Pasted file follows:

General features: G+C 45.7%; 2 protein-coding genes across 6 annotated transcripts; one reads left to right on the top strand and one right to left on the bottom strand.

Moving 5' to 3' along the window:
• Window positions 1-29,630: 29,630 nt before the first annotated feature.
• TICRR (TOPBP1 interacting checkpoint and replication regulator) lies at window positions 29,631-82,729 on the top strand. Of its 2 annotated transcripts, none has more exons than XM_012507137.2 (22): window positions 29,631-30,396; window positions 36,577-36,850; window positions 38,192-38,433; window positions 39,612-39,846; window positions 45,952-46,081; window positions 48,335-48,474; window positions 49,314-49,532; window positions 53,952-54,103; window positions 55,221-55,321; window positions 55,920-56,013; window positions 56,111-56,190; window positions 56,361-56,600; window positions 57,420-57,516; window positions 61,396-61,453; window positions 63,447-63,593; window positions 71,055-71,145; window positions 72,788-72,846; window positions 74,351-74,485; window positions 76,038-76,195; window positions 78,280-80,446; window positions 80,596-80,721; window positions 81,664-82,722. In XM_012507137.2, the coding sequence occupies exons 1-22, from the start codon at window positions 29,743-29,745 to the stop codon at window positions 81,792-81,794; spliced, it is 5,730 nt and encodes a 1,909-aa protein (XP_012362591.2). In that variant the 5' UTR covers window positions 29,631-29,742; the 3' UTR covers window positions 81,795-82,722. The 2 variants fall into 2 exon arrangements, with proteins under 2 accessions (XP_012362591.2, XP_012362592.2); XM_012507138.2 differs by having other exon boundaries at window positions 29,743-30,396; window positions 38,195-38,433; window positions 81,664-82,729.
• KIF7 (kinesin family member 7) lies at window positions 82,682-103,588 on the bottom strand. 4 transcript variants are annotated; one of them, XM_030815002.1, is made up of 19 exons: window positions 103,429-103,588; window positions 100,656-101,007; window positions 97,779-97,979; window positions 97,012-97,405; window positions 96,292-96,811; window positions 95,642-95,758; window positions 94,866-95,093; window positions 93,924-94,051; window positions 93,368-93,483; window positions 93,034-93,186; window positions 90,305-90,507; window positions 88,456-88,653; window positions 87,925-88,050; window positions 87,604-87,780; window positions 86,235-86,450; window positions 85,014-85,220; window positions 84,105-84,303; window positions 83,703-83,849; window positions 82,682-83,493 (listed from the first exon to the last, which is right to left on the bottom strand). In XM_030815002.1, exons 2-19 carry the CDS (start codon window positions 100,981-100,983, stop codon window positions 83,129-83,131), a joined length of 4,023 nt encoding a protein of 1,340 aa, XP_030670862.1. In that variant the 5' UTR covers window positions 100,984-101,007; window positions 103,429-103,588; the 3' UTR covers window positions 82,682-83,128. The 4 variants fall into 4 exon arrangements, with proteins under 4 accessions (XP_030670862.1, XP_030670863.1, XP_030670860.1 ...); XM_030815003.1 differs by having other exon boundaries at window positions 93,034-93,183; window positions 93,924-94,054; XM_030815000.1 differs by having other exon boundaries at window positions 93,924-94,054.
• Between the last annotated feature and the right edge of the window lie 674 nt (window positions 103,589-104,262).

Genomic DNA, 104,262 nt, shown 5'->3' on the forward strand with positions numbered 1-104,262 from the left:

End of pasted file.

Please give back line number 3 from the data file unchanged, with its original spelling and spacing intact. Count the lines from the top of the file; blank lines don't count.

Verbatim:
• Window positions 1-29,630: 29,630 nt before the first annotated feature.